Brazilian President Dilma Rousseff and her pro-business Social Democrat challenger, Aecio Neves, are headed to an October 26 runoff election.
Rousseff, a leftist seeking a second four-year term, came in first in Sunday's nationwide voting with 42 percent, but was forced into the runoff because she failed to win a majority.
Neves had 34 percent, besting the third-place finisher, former environment minister Marina Silva.
Rousseff had the support of Brazil's working class, thanks to generous social welfare programs initiated during the two terms of her hugely popular predecessor and political godfather, Luiz Inacio Lula da Silva.
She told her supporters at a rally she intends to continue looking to change the country.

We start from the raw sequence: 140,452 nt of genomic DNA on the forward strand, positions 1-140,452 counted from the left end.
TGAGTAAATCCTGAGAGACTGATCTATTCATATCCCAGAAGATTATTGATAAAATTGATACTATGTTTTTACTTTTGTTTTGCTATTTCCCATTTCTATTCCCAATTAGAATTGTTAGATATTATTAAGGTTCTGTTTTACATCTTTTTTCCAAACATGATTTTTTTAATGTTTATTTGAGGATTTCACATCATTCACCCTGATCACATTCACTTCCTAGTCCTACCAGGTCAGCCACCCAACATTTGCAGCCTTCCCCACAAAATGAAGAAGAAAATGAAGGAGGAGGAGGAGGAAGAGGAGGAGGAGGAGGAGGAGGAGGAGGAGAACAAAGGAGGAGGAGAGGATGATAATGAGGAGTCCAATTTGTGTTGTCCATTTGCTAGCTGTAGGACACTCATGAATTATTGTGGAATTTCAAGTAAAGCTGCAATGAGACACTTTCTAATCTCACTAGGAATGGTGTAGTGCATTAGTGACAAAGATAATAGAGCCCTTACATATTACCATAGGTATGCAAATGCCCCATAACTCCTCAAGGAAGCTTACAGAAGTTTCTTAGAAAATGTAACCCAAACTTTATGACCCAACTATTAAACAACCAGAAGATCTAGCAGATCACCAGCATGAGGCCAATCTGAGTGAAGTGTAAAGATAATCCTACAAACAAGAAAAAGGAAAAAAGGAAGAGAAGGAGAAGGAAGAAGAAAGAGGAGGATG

"I strongly feel like receiving a message from them (the voters), a simple message, a message that says that I must continue leading and that I must continue to fight together with every voter, to change Brazil," Rousseff said.
Call for unity
Neves called for unity behind his candidacy.
"It's time to unite forces. My candidacy is no longer that of a political party nor candidacy for an alliance," Neves said.
"It is more pure feeling than that which comes from all the Brazilians who are able to feel angry but also to dream. So let us believe, as I always have, that it's possible to give Brazil a government that unites decency and efficiency," he said.
The runoff candidates are from Brazil's two most powerful parties, Rousseff's Workers' Party and Neves's Social Democratic Party.